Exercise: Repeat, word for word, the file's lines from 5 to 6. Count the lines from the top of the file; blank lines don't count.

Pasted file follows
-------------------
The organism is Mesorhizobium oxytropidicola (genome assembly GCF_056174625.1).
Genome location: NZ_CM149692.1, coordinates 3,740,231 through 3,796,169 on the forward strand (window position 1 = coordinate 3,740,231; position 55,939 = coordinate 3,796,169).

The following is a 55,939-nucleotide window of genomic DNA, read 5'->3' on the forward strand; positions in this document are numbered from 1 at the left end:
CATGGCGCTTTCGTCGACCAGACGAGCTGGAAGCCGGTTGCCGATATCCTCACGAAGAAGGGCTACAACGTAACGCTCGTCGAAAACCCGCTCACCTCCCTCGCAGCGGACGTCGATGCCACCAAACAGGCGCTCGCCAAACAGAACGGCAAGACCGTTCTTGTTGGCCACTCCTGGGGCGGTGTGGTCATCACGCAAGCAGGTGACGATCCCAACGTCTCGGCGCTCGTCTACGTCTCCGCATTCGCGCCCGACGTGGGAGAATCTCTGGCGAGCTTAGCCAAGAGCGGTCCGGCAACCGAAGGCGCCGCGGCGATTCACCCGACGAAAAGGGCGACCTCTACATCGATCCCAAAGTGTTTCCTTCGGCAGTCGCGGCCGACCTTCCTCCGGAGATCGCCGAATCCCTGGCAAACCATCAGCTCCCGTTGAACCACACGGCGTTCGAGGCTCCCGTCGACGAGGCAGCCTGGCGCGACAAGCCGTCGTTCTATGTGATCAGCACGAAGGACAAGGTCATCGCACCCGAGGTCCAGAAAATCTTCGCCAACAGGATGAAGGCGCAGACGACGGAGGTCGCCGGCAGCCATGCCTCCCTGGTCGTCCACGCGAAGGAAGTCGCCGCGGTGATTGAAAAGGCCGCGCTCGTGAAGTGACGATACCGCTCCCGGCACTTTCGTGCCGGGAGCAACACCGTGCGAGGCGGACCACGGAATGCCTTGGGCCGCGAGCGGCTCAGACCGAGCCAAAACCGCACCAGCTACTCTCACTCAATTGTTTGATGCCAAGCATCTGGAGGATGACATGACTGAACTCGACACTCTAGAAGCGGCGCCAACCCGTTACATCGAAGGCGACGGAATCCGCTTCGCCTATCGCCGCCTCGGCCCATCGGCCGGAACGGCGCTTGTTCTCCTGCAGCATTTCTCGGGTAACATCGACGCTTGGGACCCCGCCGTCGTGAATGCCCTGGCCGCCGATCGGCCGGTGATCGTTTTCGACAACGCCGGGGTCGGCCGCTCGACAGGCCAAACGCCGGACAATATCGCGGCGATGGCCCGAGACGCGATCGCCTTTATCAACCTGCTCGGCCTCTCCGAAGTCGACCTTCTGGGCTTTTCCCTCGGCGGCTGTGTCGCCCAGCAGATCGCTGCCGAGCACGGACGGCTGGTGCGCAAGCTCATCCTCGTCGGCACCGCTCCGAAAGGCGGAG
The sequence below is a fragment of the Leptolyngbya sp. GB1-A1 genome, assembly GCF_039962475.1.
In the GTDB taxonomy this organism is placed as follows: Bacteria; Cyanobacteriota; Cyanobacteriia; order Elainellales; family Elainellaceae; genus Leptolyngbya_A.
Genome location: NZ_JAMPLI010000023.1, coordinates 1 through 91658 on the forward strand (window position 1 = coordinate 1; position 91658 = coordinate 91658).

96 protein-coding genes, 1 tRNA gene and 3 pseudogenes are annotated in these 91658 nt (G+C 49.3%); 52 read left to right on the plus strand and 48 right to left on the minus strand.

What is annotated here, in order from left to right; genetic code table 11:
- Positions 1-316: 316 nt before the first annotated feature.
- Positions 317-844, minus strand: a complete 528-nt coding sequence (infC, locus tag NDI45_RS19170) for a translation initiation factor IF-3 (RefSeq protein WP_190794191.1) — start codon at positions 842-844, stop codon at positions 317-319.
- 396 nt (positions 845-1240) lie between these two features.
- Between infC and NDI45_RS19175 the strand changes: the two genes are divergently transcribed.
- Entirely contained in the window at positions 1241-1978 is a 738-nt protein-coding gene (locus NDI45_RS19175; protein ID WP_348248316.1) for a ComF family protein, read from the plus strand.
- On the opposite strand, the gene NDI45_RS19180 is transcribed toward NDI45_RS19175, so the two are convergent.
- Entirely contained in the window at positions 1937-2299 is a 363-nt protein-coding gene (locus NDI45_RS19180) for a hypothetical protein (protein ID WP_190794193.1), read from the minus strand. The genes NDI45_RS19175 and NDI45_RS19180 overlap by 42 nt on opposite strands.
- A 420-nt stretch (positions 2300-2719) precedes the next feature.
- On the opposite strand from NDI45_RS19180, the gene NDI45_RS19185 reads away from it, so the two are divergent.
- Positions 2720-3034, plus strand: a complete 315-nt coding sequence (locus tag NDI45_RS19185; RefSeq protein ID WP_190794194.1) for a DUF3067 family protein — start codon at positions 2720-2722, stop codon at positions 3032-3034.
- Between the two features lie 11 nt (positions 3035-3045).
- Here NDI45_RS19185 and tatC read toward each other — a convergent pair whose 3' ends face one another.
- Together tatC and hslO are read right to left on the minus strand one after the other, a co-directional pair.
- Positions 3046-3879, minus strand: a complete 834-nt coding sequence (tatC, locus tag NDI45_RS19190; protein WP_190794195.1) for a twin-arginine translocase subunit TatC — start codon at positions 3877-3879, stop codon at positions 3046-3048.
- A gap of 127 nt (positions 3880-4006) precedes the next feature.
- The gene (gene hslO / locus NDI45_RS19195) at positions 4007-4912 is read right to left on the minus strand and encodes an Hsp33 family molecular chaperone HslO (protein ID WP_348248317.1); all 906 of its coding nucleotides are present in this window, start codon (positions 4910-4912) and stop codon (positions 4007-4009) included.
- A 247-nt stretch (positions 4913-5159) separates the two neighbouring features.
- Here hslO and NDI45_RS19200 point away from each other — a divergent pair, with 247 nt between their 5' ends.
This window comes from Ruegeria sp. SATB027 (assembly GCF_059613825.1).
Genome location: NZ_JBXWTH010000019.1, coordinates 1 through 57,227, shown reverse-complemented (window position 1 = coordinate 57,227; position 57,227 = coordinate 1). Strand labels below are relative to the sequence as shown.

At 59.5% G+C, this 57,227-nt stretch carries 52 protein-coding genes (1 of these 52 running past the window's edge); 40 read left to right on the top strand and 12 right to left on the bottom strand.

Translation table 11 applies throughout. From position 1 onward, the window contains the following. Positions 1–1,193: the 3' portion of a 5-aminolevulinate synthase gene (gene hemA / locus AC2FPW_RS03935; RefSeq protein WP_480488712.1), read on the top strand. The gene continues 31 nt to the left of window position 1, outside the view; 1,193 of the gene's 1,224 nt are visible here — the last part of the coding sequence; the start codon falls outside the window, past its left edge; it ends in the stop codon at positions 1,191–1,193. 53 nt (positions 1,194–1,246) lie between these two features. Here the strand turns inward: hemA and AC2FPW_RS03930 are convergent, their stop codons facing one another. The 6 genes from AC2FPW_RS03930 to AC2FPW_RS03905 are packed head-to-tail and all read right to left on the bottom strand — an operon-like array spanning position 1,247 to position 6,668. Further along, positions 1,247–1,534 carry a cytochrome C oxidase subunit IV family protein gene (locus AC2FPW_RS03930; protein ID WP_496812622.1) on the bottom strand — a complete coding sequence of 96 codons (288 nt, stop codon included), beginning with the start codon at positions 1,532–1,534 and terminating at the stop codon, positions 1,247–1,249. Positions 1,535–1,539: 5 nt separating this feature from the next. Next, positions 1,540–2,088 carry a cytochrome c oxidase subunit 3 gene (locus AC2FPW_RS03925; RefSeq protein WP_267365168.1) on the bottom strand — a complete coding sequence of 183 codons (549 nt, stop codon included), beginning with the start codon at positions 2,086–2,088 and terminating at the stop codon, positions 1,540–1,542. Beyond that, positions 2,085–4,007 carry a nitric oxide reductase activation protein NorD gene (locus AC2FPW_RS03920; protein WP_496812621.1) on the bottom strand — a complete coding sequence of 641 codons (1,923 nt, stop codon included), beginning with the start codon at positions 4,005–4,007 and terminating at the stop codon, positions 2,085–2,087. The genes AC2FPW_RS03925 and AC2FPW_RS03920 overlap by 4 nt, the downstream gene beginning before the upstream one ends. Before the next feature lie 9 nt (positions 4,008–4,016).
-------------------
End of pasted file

The sequence below is a fragment of the Leptolyngbya sp. GB1-A1 genome, assembly GCF_039962475.1.
In the GTDB taxonomy this organism is placed as follows: Bacteria; Cyanobacteriota; Cyanobacteriia; order Elainellales; family Elainellaceae; genus Leptolyngbya_A.